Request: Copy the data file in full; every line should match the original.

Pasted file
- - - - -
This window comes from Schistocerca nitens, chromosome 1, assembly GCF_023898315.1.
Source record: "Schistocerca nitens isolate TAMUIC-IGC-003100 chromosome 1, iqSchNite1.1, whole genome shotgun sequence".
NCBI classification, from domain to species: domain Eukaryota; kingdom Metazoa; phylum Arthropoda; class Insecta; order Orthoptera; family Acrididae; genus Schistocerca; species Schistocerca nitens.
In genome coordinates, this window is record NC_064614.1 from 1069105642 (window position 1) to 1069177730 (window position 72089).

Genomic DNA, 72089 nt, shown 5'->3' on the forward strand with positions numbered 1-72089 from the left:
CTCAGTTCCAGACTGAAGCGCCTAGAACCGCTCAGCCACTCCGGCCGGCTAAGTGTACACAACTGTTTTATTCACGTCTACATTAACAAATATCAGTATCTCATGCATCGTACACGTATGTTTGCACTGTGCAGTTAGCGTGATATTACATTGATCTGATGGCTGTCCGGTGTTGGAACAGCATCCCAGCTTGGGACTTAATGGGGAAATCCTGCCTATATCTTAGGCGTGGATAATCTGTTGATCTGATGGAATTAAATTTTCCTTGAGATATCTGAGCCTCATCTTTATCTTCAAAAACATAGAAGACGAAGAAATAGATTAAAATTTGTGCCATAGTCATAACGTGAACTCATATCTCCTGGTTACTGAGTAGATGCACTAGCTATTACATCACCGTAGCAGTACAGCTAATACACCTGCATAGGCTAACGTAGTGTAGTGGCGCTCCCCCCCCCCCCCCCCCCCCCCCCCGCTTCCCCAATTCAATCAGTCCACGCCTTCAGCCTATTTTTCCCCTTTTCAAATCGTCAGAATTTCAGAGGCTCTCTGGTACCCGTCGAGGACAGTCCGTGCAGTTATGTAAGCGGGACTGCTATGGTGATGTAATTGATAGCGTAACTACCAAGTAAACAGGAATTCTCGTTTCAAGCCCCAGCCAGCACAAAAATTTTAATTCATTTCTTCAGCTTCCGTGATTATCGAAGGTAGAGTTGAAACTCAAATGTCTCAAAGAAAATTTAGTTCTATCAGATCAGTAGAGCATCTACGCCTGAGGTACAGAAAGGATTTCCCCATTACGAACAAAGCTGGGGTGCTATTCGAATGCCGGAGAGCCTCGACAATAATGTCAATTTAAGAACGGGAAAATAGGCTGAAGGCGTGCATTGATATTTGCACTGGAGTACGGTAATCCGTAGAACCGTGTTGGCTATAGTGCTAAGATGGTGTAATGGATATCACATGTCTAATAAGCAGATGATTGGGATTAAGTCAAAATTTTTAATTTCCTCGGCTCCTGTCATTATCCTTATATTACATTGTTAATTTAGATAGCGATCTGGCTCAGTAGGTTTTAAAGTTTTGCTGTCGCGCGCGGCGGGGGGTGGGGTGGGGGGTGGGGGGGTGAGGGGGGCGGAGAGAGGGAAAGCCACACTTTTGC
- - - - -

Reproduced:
This window comes from Schistocerca nitens, chromosome 1, assembly GCF_023898315.1.
Source record: "Schistocerca nitens isolate TAMUIC-IGC-003100 chromosome 1, iqSchNite1.1, whole genome shotgun sequence".
NCBI classification, from domain to species: domain Eukaryota; kingdom Metazoa; phylum Arthropoda; class Insecta; order Orthoptera; family Acrididae; genus Schistocerca; species Schistocerca nitens.
In genome coordinates, this window is record NC_064614.1 from 1069105642 (window position 1) to 1069177730 (window position 72089).

Genomic DNA, 72089 nt, shown 5'->3' on the forward strand with positions numbered 1-72089 from the left:
CTCAGTTCCAGACTGAAGCGCCTAGAACCGCTCAGCCACTCCGGCCGGCTAAGTGTACACAACTGTTTTATTCACGTCTACATTAACAAATATCAGTATCTCATGCATCGTACACGTATGTTTGCACTGTGCAGTTAGCGTGATATTACATTGATCTGATGGCTGTCCGGTGTTGGAACAGCATCCCAGCTTGGGACTTAATGGGGAAATCCTGCCTATATCTTAGGCGTGGATAATCTGTTGATCTGATGGAATTAAATTTTCCTTGAGATATCTGAGCCTCATCTTTATCTTCAAAAACATAGAAGACGAAGAAATAGATTAAAATTTGTGCCATAGTCATAACGTGAACTCATATCTCCTGGTTACTGAGTAGATGCACTAGCTATTACATCACCGTAGCAGTACAGCTAATACACCTGCATAGGCTAACGTAGTGTAGTGGCGCTCCCCCCCCCCCCCCCCCCCCCCCCCGCTTCCCCAATTCAATCAGTCCACGCCTTCAGCCTATTTTTCCCCTTTTCAAATCGTCAGAATTTCAGAGGCTCTCTGGTACCCGTCGAGGACAGTCCGTGCAGTTATGTAAGCGGGACTGCTATGGTGATGTAATTGATAGCGTAACTACCAAGTAAACAGGAATTCTCGTTTCAAGCCCCAGCCAGCACAAAAATTTTAATTCATTTCTTCAGCTTCCGTGATTATCGAAGGTAGAGTTGAAACTCAAATGTCTCAAAGAAAATTTAGTTCTATCAGATCAGTAGAGCATCTACGCCTGAGGTACAGAAAGGATTTCCCCATTACGAACAAAGCTGGGGTGCTATTCGAATGCCGGAGAGCCTCGACAATAATGTCAATTTAAGAACGGGAAAATAGGCTGAAGGCGTGCATTGATATTTGCACTGGAGTACGGTAATCCGTAGAACCGTGTTGGCTATAGTGCTAAGATGGTGTAATGGATATCACATGTCTAATAAGCAGATGATTGGGATTAAGTCAAAATTTTTAATTTCCTCGGCTCCTGTCATTATCCTTATATTACATTGTTAATTTAGATAGCGATCTGGCTCAGTAGGTTTTAAAGTTTTGCTGTCGCGCGCGGCGGGGGGTGGGGTGGGGGGTGGGGGGGTGAGGGGGGCGGAGAGAGGGAAAGCCACACTTTTGC